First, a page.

A great way to commence your vacation in Philadelphia is to head to the new Philly from the Top experience at One Liberty Place, a 57th floor panorama view all the way to New Jersey and the Benjamin Franklin Bridge. I had no idea what the large green shoes were when we entered. It felt a little bit like the Jolly Green Giant had stolen colonial shoes, but when I got to the 57th floor I understood they were Benjamin Franklin’s, as his massive head greeted us. For some reason, at every image of Benjamin Franklin, my four-year-old son would say, “That man really is freaking me out,” which made me laugh. Given we were in Philadelphia, I laughed quite a bit.
The most impressive aspect of the experience, besides the views themselves, is the interactive guide available at each window to help identify buildings and landmarks seen from every direction. Any Google Earth fan will love looking at the buildings, zooming in and out with their hands learning more about the earmarked building. It is well-suited to engage your whole family in planning a site-seeing itinerary of the city.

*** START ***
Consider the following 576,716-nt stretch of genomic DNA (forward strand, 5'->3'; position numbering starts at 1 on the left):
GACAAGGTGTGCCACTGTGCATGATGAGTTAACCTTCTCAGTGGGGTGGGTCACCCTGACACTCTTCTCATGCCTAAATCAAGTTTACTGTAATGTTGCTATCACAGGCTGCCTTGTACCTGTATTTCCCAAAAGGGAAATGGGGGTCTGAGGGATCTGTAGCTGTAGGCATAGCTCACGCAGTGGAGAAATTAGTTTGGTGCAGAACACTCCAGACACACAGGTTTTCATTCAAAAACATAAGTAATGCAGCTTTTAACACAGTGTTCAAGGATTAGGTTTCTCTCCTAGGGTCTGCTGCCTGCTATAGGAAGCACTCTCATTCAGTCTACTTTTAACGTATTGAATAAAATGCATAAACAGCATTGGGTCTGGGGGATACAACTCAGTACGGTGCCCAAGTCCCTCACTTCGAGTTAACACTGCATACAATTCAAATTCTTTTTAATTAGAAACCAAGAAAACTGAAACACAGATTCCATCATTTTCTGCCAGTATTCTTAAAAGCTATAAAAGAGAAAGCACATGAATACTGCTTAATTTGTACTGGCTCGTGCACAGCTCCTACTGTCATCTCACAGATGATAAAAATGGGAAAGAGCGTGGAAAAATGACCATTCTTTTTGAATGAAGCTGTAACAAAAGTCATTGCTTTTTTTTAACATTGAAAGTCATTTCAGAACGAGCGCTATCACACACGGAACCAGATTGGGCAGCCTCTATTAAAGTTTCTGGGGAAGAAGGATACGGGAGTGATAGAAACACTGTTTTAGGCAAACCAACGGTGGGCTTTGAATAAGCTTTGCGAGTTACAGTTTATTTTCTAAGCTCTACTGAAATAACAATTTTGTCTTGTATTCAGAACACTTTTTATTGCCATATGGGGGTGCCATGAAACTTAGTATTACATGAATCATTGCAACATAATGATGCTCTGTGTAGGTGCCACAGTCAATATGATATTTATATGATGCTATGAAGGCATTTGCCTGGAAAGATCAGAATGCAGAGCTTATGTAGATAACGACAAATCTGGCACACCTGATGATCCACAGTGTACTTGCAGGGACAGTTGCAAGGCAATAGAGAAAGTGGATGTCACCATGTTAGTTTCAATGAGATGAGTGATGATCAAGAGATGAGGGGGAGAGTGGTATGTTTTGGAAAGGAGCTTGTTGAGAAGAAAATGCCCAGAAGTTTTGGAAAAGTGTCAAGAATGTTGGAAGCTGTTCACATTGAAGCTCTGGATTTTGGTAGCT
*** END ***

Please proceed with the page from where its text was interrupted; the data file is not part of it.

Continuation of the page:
I returned to my 32nd floor hotel room to photograph the building I had just peered from its 57th floor, but when we awoke the next morning surrounded by dense rain clouds, it was clear that it was a morning for a goat cheese and vegetable omelet from room service. We sat surrounded enjoying the cotton ball-like cocoon, loving the Loews back.
Although we were guests of the Loews Philadelphia, the opinions expressed in this article are, as always, my own.